Loudoun Supervisors Dig In on Turf Fields

The Board of Supervisors’ finance committee on Tuesday endorsed considering funding for one new synthetic turf field—if the School Board allows the county to test the schools’ existing artificial turf fields for dangerous chemicals.

Supervisors and the School Board have batted the idea of building four additional artificial turf fields back and forth for months. Supervisors, concerned about suggestions from parents that the crumb rubber infill in synthetic fields may be dangerous to students’ health, have said they will pay to test one field from each of the three manufacturers the School Board has used. Since the fields are School Board property, the county needs permission to test those fields, and the School Board sent that offer back with a condition that the county also pay to test three natural grass fields.

That outraged many supervisors. At that time, Vice Chairman Ralph M. Buona (R-Ashburn) called that “a poison pill,” and Chairwoman Phyllis J. Randall (D-At Large) said the School Board was “playing games with maybe the safety of all our students” and that they “should be ashamed.”

Now, Supervisor Tony R. Buffington Jr. (R-Blue Ridge) said, the county might be able to force the School Board’s hand and conduct the tests. He made the motion recommending the Board of Supervisors consider funding turf fields only if the School Board allows testing.

“I think now is the time to bring a motion like this, so that we can sort of hold their feet to the fire,” Buffington said.

Despite concerns about carcinogens in crumb rubber infill, there have not yet been any conclusive studies nationally on whether that infill presents a health risk. Loudoun County Health Department Director Dr. David Goodfriend said some information from an Environmental Protection Agency study is expected by the end of the year, but the full study won’t be finished for years.

In the meantime, student athletes and the School Board are insistent that the county pay to begin installing turf fields at the last four high schools in the county without them: Dominion High School in Sterling, Heritage in Leesburg, Freedom in Chantilly, and Briar Woods in Ashburn. Eleven public high schools in the county already have an artificial turf field with crumb rubber infill; most have two fields.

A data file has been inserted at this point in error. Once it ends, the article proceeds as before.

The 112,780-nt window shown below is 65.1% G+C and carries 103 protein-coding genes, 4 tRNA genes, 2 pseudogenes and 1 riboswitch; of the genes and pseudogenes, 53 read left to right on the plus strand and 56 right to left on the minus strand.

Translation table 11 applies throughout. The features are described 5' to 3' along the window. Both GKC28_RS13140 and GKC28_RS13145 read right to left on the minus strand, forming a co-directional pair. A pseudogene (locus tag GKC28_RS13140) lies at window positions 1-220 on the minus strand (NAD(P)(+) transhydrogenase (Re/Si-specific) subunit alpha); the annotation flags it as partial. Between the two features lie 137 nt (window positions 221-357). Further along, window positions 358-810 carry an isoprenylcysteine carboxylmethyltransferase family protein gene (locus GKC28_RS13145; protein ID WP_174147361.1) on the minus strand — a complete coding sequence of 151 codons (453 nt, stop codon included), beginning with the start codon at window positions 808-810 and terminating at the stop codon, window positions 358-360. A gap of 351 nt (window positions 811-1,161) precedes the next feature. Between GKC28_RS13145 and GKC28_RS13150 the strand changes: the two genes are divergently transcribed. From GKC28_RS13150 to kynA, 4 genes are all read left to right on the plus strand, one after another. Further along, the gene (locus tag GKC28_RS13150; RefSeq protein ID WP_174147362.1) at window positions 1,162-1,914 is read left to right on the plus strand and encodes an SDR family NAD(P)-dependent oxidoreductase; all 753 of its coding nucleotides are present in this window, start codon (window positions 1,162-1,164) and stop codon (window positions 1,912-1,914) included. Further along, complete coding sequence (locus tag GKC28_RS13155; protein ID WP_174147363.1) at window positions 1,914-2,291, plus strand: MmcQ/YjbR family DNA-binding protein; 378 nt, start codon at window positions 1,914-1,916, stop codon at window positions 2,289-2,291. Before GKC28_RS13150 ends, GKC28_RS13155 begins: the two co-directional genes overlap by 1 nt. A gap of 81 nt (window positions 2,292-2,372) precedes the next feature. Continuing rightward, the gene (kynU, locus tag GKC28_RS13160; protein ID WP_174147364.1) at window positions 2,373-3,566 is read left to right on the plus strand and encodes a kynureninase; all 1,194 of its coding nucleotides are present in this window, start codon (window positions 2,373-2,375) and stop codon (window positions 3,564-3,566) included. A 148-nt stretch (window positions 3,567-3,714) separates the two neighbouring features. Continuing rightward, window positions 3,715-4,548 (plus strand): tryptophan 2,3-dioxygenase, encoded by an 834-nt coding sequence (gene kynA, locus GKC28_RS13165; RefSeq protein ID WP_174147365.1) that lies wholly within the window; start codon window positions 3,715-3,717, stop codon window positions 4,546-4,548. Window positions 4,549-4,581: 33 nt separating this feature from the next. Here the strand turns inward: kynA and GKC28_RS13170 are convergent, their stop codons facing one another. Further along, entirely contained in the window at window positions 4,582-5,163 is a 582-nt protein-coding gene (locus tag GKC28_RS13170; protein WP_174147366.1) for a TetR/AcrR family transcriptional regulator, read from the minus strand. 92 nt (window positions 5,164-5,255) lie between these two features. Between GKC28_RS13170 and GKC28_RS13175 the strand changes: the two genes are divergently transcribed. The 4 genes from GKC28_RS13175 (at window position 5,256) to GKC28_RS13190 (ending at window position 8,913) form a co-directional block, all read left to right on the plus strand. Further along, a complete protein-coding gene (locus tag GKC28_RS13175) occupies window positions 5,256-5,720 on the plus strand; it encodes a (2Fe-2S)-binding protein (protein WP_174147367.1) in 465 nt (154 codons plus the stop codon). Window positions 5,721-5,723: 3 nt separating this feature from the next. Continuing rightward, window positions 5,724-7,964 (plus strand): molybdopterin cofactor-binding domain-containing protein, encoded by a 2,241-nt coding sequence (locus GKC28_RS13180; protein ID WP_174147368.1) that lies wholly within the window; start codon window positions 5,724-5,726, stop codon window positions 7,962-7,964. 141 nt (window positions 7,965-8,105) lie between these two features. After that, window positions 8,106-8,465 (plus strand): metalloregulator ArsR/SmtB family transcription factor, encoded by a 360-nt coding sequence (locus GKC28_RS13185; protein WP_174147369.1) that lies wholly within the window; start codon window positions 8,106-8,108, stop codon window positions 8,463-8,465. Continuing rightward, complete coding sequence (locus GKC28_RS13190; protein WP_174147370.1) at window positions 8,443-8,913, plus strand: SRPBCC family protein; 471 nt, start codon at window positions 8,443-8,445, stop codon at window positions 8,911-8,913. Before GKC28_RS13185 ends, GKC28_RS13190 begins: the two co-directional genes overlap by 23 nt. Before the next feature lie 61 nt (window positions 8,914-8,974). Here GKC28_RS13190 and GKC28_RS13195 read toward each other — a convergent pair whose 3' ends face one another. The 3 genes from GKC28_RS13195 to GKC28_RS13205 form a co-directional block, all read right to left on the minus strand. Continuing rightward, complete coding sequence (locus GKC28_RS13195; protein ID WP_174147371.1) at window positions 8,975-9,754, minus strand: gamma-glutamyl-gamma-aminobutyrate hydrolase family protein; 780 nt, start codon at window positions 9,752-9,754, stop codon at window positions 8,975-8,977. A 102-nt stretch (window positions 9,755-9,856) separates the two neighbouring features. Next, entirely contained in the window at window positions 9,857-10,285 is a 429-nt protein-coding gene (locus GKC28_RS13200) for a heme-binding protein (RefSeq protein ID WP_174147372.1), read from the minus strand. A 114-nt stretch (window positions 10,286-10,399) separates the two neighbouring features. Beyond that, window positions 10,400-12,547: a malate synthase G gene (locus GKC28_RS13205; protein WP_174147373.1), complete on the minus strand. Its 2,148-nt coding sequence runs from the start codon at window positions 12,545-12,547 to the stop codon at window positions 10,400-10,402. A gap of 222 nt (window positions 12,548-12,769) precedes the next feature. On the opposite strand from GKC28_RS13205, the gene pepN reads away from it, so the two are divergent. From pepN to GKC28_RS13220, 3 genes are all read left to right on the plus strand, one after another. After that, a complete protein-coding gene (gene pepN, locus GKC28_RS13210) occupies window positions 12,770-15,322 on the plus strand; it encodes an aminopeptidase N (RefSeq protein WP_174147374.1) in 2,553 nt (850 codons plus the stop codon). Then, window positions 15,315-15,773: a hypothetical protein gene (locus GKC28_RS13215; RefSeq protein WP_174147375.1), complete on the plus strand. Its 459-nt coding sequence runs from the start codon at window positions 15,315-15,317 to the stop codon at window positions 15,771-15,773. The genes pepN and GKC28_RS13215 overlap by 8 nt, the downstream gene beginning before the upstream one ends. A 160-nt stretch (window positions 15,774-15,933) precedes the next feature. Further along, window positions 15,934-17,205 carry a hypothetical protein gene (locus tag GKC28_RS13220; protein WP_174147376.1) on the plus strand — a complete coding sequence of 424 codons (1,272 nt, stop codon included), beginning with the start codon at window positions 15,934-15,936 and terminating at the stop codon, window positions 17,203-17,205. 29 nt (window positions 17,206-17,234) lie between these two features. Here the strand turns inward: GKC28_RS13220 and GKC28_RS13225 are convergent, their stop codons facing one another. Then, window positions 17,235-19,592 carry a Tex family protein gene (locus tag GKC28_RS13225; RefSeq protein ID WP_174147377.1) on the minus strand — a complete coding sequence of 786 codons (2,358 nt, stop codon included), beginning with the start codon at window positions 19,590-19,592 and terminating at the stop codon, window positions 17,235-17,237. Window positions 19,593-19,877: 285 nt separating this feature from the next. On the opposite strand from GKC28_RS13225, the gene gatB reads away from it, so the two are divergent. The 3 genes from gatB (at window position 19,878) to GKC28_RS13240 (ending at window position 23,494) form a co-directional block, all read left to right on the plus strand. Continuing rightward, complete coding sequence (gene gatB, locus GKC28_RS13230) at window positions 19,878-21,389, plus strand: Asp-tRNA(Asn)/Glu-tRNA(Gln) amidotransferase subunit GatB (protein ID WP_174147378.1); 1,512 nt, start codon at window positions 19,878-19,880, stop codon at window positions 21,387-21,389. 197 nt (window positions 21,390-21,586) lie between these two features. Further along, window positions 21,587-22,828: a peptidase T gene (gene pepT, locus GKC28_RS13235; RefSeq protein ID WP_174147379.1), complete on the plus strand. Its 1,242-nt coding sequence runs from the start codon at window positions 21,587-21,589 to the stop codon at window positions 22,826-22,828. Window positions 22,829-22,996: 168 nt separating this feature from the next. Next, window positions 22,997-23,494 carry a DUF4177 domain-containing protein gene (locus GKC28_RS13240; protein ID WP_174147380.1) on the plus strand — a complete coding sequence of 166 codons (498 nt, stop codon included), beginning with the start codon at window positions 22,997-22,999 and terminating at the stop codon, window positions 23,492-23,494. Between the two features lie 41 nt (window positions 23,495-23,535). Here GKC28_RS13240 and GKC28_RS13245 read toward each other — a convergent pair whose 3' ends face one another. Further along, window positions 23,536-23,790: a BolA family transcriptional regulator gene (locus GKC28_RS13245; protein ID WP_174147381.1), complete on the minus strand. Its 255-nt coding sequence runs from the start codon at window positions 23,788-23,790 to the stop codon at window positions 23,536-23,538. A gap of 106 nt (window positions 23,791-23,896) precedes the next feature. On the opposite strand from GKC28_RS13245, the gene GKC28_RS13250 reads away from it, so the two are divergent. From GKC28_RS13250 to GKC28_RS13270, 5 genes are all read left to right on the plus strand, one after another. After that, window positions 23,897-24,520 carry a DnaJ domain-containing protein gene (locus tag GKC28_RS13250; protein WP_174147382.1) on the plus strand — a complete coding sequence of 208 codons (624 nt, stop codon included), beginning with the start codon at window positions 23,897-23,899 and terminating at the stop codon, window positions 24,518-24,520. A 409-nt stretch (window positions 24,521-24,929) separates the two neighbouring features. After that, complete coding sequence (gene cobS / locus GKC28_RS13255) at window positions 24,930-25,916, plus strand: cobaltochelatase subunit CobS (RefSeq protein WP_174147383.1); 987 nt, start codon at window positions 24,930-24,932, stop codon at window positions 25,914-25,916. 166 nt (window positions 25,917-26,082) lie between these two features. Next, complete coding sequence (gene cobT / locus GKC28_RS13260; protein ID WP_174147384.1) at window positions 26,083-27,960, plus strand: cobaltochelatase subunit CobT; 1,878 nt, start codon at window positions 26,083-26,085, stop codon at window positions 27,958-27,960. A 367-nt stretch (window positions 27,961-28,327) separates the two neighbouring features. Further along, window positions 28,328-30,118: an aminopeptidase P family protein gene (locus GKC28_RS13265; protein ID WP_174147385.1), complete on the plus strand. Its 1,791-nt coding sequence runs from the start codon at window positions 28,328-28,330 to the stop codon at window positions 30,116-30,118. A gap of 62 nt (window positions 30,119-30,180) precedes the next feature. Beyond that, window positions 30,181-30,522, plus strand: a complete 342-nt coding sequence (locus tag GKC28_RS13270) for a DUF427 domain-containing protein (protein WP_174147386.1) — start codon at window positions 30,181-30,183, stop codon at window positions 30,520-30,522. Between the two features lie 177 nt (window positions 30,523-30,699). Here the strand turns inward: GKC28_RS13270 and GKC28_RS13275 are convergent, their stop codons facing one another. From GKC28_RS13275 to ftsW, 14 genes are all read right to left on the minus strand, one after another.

“There has been so much discussion around this, and I just don’t know in the end if there’s anything there,” Randall said. “But I do know that I’m not willing to keep throwing money into turf fields if there is something there.”

Supervisors had previously delayed a decision on building additional turf fields until the fund balance discussion last night, when the county decides what to do with leftover money after an audit of its previous year’s budget. The School Board asked supervisors for $1.9 million to install synthetic turf at Heritage High School. School Board members also said they want to work with supervisors to come up with a plan to pay for artificial turf at the remaining high schools that have natural grass fields.

The School Board also requested $5.6 million to buy 34 school buses, textbooks and digital learning resources.

Although the School Board customarily offers explanations for its fund balance requests, and according to County Administrator Tim Hemstreet, has never spent that money differently than it promised, the county cannot earmark money it sends to the schools. The School Board can spend that money however it sees fit.


School Board Requests County Funds for Buses, Textbooks, Turf

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